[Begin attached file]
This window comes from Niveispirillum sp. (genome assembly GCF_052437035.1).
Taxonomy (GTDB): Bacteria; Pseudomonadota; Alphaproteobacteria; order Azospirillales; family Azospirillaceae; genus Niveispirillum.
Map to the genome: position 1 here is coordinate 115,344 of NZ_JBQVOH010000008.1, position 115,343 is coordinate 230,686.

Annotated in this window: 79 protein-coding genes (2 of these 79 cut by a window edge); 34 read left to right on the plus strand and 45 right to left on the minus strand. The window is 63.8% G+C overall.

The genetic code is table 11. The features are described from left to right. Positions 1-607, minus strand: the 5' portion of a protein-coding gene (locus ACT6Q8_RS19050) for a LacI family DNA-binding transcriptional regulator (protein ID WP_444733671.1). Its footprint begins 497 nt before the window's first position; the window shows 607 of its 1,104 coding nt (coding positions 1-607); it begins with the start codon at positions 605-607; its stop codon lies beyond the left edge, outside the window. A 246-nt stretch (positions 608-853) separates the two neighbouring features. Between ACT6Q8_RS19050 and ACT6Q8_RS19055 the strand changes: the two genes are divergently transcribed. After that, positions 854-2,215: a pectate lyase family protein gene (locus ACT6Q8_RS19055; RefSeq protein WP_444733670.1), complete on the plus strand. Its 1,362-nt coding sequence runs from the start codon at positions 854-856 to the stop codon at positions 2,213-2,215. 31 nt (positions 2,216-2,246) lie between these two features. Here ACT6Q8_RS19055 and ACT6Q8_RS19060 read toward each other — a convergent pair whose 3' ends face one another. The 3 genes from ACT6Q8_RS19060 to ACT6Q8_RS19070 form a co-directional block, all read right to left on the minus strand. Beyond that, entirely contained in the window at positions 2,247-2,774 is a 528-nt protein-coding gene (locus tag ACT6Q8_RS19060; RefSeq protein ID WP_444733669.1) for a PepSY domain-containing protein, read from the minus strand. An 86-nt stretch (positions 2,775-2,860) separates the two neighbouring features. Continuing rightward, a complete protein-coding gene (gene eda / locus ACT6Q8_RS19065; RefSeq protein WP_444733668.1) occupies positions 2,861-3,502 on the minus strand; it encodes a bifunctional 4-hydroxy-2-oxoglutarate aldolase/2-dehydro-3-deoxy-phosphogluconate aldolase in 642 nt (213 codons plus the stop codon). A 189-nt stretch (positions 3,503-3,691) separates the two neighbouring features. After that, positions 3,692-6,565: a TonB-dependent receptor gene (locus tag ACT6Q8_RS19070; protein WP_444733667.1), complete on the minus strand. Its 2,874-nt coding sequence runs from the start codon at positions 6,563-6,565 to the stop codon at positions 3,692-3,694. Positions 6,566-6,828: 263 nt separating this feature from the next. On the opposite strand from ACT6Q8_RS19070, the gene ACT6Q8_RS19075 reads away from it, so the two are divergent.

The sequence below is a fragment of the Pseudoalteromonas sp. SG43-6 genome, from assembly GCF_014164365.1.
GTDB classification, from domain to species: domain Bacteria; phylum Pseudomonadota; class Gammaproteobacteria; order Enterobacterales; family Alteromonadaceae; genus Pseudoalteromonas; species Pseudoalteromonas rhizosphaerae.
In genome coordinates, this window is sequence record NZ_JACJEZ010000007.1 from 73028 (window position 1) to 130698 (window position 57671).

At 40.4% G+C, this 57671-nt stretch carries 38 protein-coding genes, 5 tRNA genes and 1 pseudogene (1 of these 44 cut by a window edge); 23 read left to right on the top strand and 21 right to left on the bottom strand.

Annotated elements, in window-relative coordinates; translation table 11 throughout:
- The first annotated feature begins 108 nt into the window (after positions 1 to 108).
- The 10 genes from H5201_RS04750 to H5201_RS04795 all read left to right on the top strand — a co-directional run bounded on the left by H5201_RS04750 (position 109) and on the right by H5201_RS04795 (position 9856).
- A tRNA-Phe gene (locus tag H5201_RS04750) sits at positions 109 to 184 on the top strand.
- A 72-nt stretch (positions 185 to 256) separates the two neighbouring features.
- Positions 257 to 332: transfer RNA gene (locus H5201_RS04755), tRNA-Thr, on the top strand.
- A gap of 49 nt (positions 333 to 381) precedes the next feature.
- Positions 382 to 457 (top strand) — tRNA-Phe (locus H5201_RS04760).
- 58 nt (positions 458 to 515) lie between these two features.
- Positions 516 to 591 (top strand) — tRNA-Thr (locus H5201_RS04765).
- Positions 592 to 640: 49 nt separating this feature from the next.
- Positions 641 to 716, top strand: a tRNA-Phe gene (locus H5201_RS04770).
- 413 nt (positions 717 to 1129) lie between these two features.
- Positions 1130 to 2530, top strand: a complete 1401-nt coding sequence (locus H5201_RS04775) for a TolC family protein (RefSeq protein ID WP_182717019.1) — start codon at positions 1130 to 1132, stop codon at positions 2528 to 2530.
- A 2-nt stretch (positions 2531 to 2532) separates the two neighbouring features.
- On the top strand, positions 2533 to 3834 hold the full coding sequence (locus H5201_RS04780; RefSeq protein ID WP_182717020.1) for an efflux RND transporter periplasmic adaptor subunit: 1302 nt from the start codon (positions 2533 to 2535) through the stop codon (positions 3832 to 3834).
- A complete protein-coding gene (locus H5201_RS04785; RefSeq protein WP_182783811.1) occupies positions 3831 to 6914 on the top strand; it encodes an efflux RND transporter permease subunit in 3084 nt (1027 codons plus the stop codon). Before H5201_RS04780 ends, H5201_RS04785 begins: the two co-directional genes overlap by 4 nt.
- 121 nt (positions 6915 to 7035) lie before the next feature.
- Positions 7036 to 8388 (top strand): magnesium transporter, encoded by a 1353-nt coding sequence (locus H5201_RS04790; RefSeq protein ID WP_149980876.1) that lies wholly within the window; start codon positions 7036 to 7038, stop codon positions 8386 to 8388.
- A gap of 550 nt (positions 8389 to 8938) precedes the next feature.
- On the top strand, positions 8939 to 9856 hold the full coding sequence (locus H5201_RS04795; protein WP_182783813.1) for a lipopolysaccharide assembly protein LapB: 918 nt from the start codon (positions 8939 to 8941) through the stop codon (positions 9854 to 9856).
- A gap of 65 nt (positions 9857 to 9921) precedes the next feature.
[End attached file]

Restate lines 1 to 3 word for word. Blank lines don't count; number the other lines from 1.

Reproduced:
This window comes from Niveispirillum sp. (genome assembly GCF_052437035.1).
Taxonomy (GTDB): Bacteria; Pseudomonadota; Alphaproteobacteria; order Azospirillales; family Azospirillaceae; genus Niveispirillum.
Map to the genome: position 1 here is coordinate 115,344 of NZ_JBQVOH010000008.1, position 115,343 is coordinate 230,686.